With Anne Laure Pingreoun by Lily Saporta Tagiuri
October 14th 2019 - One of the big fears when attending a design event is the risk that it will be a series of photogenic projects without much substance. While there were pieces that fit that description, curator Anne Laure Pingreoun described London’s Design Festival as having a new energy and set of impulses that set it apart. With decades of international attention focussed on Milan Design Week, London is a younger voice in the world of design shows and it is setting itself apart.
In past years many neighborhoods were unofficially part of the Design Festival; many events operated more like an ad-hoc series of open studios the public was invited to. This year the official Festival felt more established, Anne noted, with new design districts in Kings Cross and Peckham. In a city as large and sprawling as London this expansion was a way to reach new audiences and include people otherwise both culturally and physically removed from the offerings. Northern Londoners were lured south to Peckham by a collaboration between The London Flower School and Lisa King who installed an explosion of floral sculptures and hosted a series of workshops. While Anne described Kings Cross as underwhelming and disjointed, she was enthusiastic about the effort being made and the quest for London to claim an identity as a design destination.
One of the major elements that set London apart was the style of interactive work. Not just the typical techy AR and VR “immersion” but installations that centered visitors in uplifting and fantastical experiences. One example of this genre of interactive work was VOID by Dan Tobin Smith; A galaxy like space created by projecting the micro details of rare gems. Through music and design, the visitor was encapsulated in the heart of these exaggerated geologies. A lighthearted installation of a fantastical maze, Never Lost by Emilie Forgot, was intended to inspire curiosity and joy. Another playful show was Masters of Disguise at Se-eds Gallery, in which twenty-three designers we asked to create a mask that reflected their personality. From the quirky and colorful textile clown mask by Bertjan Pot to an elegant pink glass slab that shrunk the face of the wearer by Sabine Marcelis, the masks allowed the designers to have a sense of humor. In tense political times, pieces with positive energy are not just lightening the mood but making a statement.
With Brexit as the backdrop, the projects installed around the city reiterated Mayor Sadiq Kahn’s declaration that ‘London is open’ staging the city as welcoming and approachable. The vibrant geometric shapes, of Camille Walala’s public seating project Walala Lounge commissioned by Grosvenor on South Molton Street, which will be up for the year, encouraged interaction between strangers and brought a vibrancy and a sense of community back to the street. Immediately accepted as a regular fixture, the newly street furniture was occupied at all hours.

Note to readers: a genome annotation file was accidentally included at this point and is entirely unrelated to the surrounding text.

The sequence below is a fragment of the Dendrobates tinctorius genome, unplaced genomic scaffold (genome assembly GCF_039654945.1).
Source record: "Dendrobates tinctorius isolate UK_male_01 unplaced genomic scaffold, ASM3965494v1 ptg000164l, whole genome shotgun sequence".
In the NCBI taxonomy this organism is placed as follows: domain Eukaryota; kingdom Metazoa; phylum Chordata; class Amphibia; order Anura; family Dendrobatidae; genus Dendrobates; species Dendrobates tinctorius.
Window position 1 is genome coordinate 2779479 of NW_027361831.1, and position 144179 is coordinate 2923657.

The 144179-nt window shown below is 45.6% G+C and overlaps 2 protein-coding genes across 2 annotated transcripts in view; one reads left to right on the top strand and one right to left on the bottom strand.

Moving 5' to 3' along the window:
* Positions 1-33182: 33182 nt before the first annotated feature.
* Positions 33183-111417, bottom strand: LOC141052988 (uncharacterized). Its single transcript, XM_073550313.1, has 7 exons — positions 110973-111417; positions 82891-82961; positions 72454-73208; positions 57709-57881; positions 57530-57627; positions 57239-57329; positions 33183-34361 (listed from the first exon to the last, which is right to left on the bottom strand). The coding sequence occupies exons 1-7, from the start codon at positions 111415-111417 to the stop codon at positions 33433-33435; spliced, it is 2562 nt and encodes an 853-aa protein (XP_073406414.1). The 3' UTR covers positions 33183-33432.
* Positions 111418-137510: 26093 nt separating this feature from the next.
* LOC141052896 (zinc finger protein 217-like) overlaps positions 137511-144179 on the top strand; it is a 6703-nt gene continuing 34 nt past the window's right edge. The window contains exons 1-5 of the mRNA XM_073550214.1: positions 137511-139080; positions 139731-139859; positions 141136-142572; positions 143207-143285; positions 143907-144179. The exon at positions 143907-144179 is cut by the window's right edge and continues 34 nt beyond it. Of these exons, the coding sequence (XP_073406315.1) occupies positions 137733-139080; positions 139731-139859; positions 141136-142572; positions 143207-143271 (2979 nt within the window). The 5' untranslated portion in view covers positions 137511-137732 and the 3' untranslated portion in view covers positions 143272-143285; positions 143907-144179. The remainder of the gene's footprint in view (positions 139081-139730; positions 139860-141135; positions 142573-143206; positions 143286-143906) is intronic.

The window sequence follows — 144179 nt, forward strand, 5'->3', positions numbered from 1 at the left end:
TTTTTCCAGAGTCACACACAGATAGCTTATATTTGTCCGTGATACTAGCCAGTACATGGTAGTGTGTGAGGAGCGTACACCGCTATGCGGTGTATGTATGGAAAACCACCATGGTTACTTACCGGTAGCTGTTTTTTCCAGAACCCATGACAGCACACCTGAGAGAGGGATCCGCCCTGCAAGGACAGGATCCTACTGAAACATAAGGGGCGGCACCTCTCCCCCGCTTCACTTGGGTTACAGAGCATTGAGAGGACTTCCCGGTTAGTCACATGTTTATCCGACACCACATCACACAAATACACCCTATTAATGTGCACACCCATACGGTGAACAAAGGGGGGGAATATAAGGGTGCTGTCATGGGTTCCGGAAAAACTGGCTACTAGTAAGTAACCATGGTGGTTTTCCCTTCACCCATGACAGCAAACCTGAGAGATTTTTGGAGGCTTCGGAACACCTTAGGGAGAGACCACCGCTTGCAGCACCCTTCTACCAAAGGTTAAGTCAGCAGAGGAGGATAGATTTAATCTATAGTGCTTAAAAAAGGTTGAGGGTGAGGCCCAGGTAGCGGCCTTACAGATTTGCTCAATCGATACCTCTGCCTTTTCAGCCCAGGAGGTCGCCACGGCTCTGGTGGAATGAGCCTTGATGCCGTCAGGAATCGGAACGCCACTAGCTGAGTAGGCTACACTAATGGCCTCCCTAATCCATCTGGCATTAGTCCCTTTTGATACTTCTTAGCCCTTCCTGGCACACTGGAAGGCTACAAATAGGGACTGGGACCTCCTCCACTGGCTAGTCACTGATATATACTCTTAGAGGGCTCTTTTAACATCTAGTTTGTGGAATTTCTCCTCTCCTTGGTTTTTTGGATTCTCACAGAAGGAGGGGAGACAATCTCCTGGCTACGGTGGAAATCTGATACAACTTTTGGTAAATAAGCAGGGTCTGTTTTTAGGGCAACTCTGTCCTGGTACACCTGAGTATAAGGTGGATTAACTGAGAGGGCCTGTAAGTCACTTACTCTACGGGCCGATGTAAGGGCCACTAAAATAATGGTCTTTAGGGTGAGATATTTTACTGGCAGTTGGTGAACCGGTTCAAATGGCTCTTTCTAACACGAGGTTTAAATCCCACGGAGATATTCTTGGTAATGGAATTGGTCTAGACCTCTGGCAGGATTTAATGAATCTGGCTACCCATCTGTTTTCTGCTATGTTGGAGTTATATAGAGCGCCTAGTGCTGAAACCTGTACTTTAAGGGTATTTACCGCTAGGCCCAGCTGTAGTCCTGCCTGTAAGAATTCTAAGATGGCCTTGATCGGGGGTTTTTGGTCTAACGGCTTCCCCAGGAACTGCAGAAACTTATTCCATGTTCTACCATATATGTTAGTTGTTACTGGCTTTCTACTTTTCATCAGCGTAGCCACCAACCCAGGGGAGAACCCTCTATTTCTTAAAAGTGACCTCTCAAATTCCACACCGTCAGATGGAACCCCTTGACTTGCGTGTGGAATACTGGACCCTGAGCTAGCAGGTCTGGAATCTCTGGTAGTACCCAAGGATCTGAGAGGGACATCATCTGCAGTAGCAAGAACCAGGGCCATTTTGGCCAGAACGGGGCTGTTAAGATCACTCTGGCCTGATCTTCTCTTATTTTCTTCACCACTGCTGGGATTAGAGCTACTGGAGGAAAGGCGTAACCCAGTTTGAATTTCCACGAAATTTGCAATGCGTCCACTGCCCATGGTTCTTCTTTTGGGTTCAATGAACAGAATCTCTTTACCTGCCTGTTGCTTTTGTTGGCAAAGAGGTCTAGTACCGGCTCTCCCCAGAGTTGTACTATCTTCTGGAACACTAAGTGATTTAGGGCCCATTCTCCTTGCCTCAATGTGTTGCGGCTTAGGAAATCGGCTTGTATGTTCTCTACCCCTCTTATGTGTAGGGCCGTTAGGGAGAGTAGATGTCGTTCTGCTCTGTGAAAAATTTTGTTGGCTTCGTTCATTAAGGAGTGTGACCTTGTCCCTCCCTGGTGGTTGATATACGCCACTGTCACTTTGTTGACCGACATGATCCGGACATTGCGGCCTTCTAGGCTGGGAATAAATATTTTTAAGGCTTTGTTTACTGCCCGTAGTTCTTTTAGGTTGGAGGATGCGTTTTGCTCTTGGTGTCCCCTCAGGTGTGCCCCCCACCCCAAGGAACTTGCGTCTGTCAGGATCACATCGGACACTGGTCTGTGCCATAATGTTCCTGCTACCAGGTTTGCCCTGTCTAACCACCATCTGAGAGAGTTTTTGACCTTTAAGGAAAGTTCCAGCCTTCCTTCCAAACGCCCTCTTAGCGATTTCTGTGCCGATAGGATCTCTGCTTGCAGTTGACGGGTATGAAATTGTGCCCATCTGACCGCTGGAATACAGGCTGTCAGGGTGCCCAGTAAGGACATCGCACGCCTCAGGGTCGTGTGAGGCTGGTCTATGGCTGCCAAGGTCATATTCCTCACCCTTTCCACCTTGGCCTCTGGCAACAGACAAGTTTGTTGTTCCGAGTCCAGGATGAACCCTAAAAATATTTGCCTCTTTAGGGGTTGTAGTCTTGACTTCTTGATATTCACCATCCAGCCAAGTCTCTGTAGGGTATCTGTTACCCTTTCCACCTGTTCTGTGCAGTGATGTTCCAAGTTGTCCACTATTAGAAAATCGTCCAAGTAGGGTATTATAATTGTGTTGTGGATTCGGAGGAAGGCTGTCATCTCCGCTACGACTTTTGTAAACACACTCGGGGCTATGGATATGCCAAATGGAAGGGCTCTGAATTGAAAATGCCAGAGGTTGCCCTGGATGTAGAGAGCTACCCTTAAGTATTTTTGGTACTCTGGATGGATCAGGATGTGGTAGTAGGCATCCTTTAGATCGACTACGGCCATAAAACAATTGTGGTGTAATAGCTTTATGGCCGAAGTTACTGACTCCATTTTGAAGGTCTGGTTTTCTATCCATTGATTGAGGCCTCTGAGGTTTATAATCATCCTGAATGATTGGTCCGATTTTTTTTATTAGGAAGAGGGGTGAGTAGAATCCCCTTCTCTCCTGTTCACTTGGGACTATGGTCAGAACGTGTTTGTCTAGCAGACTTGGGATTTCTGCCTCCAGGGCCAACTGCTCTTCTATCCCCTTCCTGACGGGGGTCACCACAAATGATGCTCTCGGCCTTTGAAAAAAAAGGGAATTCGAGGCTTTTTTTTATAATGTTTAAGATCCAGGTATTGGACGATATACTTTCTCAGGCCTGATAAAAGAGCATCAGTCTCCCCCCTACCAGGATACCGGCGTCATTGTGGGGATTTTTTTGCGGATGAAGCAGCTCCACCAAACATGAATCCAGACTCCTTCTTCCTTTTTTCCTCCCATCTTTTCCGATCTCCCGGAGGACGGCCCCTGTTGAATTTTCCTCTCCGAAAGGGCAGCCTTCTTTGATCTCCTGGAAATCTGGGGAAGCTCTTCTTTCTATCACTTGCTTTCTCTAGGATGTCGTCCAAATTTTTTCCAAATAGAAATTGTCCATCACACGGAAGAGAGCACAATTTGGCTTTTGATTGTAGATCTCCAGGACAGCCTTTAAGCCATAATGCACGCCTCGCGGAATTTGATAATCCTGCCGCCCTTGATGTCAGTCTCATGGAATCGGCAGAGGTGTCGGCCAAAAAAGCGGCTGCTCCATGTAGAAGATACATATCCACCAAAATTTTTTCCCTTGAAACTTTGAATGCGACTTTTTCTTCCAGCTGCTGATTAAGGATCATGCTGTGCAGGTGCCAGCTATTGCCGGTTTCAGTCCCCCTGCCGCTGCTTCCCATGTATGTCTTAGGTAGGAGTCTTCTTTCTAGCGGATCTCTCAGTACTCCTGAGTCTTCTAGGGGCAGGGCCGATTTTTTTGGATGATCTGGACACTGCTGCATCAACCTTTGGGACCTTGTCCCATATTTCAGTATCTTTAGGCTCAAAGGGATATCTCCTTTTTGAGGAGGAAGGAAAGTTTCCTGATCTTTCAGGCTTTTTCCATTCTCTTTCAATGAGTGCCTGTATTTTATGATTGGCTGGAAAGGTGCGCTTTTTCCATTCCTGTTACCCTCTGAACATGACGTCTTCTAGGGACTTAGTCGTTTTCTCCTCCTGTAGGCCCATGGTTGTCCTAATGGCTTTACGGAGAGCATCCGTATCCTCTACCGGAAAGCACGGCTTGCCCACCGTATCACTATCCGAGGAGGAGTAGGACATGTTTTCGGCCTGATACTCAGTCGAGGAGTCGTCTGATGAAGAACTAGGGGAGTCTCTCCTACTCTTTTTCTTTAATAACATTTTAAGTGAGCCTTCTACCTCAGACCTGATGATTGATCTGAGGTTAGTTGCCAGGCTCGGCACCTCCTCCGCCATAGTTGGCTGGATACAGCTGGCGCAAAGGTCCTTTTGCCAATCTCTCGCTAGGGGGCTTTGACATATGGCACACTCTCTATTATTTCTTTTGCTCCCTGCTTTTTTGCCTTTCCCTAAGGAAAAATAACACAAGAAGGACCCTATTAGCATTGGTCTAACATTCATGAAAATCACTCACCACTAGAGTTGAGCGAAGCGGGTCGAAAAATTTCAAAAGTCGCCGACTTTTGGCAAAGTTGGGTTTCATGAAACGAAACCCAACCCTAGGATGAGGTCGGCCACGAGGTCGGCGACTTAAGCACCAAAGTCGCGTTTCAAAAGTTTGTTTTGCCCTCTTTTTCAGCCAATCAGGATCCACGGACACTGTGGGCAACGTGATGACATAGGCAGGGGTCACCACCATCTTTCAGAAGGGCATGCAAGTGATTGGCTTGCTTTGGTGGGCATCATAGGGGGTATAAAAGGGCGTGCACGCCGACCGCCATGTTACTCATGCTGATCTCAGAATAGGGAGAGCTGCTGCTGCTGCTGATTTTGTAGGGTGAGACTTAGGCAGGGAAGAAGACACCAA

In the heart of Broadgate, visitors and commuters reclined on the smooth communal benches of Please Be Seated by Paul Cocksedge. While the undulating benches were also an invitation to interact with the city in a new way, unlike Walala’s piece the seating was individual and lent itself to a more introspective rather than social experience. Visitors could find a moment of calm and zen in the otherwise chaotic Victoria in Life Labyrinth built by the wonderful Patternity duo in the Westminster Cathedral Piazza. The stripes of the labyrinth matched those of the edifice though the modernized maze was made of recycled materials rather than precious stone. In conversations with people engaging the space, Anne heard many visitors lament the temporal nature of the installations and their longings for a permanent versions. These vibrant additions to public space made the city come to life and brought people together. When cities are focussed on more practical infrastructure, the need for these human moments of connection are often overlooked.
In the Brompton Design District curator Jane Withers focussed not only on making the city better for people but for the non human cohabitors. Brompton Biopia took place outside, including animal shelters designed by Marlene Huissoud to attract and house wildlife, and simple habitats equipped with cameras to document the movement of the animals installed by interaction studio Nature Scenes. Unlike the majority of design show offerings, this was not about selling but earnestly about creating better spaces for the fauna of the city. With a complex range of intentions, many of the pieces at the festival were focussed on “sustainability” at large. While that term has become vague, there were unique approaches to some of the major issues we are collectively grappling with. From Sam Jacob to Jesper Eriksson, designers are increasingly placing their work in the center of the conversation, asking challenging questions, and expressing the need for alternatives.
When Anne recounted the highlights of this years design festival, I felt like I had missed out on something special. As the certainty of the UK is called into question by Brexit, London has asserted its relevance. Every year it grows, accepting the challenges of a changing world and growing to incorporate new approaches and ideas. I will definitely be attending next year.
Written by Lily Saporta Tagiuri